We outline a strategy to select faint (iAB < 24.5) type 1 active galactic nucleus (AGN) candidates down to the Seyfert/QSO boundary for spectroscopic targeting in the COSMOS field. Our selection process picks candidates by their nonstellar colors in uBVRizK broadband photometry from the Subaru and CFH Telescopes and morphological properties extracted from Hubble Space Telescope (HST) ACS i-band data. Although the COSMOS field has been used extensively to survey the faint galaxy population out to z ∼ 6, AGN optical color selection has not been applied to so faint a level in such a large continuous part of the sky. Hot stars are known to be the dominant contaminant for bright AGN candidate selection at z < 2, but we anticipate the highest color contamination rate at all redshifts to be from faint starburst and compact galaxies. Morphological selection via the Gini Coefficient separates most potential AGNs from these faint blue galaxies. Recent models of the quasar luminosity function (QLF) from Hopkins et al. are used to estimate quasar surface densities, and a recent study of stellar populations in the COSMOS field is applied to infer stellar surface densities and contamination. We use 292 spectroscopically confirmed type 1 broad-line AGN and quasar templates to predict AGN colors as a function of redshift, and then contrast those predictions with the colors of known contaminating populations. Since the number of galaxy contaminants cannot be reliably identified with respect to stellar and predicted QLF numbers, the completeness and efficiency of the selection cannot be calculated before gathering confirming spectroscopic observations. Instead we offer an upper limit estimate to selection efficiency (about 50%) for low-z and 20%-40% for intermediate-z and high-z) as well as the completeness and efficiency with respect to an X-ray point source population (from the COSMOS AGN Survey), in the range 20%-50%. The motivation of this study and subsequent spectroscopic follow-up is to populate and refine the faint end of the QLF, at both low and high redshifts, where the population of type 1 AGNs is presently not well known. The anticipated AGN observations will add to the ~300 already known AGNs in the COSMOS field, making COSMOS a densely packed field of quasars to be used to understand supermassive black holes and probe the structure of the intergalactic medium in the intervening volume.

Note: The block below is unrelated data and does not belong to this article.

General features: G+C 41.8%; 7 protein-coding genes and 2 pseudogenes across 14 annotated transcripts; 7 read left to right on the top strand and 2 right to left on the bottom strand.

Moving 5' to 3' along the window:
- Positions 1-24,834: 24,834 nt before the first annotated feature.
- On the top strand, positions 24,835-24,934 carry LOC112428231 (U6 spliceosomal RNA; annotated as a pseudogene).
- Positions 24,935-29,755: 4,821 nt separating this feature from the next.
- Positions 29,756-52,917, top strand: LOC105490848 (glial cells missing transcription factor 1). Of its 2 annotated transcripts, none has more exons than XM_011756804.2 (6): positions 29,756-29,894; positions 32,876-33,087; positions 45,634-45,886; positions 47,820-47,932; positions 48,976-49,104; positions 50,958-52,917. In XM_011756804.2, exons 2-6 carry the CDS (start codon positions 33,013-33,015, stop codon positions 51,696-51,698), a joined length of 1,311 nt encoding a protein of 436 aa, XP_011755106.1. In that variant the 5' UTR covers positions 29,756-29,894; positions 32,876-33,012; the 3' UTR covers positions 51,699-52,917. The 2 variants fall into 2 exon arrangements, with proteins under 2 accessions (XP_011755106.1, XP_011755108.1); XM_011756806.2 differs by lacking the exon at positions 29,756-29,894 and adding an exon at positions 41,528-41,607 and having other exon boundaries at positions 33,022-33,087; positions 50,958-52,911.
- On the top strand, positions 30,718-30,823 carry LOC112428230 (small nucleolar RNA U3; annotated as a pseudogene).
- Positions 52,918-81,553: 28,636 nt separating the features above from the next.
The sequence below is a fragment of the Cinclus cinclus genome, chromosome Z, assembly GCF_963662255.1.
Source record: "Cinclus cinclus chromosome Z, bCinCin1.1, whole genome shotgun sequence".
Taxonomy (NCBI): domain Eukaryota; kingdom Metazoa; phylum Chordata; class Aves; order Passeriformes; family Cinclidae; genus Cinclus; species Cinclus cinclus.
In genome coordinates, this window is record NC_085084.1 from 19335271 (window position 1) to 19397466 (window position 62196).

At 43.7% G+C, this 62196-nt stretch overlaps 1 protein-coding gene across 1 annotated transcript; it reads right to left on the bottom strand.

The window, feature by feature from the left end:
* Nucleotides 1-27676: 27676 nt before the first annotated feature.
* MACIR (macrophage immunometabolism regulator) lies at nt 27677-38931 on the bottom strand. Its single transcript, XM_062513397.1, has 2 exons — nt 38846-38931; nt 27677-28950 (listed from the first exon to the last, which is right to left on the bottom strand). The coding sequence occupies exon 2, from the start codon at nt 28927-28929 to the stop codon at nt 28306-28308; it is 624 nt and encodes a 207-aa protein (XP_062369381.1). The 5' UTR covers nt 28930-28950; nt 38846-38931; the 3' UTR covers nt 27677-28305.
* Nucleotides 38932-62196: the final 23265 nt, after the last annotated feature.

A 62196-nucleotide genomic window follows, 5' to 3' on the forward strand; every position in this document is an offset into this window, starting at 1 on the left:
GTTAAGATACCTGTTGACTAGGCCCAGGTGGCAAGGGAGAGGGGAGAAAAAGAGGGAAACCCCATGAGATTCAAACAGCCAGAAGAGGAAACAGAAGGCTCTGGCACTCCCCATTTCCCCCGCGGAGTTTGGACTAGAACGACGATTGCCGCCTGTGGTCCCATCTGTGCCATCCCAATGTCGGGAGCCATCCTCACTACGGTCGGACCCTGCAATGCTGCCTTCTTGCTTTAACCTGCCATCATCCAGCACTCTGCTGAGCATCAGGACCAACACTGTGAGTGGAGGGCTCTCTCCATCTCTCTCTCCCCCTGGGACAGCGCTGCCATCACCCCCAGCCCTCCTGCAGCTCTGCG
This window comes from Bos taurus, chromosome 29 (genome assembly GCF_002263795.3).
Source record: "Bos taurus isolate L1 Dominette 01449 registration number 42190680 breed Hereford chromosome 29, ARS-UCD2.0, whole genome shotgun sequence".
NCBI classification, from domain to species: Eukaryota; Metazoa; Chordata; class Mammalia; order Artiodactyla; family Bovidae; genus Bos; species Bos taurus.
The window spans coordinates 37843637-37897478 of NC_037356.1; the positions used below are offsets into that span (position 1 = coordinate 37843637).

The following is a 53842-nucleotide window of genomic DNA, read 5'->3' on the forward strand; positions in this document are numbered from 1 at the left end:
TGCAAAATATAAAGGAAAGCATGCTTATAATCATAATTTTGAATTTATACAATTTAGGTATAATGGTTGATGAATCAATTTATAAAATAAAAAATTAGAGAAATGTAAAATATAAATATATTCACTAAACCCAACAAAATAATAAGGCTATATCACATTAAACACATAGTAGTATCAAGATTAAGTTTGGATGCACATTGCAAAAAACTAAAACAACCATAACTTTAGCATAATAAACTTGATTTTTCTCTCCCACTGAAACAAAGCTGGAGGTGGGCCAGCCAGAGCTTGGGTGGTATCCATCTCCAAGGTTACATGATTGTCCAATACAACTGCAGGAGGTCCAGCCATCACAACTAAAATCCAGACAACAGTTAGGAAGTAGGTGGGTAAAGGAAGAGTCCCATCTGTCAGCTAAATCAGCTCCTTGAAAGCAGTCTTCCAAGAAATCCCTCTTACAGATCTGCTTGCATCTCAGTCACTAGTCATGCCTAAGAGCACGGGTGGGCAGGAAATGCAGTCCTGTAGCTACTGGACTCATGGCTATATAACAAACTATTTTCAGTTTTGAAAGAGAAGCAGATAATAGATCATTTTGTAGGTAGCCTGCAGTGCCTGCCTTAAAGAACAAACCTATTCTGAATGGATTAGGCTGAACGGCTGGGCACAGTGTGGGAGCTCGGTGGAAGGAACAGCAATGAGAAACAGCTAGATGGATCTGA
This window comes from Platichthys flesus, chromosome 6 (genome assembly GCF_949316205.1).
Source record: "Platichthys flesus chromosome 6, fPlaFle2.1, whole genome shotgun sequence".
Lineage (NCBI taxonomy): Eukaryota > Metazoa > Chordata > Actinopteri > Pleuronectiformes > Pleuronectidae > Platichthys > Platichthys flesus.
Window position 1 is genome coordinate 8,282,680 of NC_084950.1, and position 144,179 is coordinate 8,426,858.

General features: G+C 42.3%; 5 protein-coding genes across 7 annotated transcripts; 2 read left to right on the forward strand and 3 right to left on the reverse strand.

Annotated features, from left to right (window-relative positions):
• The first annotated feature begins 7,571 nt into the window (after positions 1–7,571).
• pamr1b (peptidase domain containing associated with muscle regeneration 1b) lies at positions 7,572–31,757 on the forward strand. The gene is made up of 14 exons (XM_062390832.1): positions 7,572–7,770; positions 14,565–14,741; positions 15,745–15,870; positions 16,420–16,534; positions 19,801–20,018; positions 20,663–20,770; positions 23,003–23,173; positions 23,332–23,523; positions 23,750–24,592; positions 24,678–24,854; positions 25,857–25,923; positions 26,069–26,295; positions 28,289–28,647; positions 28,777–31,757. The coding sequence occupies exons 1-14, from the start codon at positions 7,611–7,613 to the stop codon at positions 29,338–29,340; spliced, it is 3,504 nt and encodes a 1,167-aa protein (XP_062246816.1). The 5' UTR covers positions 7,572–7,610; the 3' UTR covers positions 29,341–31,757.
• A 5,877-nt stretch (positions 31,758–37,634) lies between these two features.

- Galaxies: active
- Galaxies: luminosity function, mass function
- Quasars: general
ASJC Scopus subject areas
- Space and Planetary Science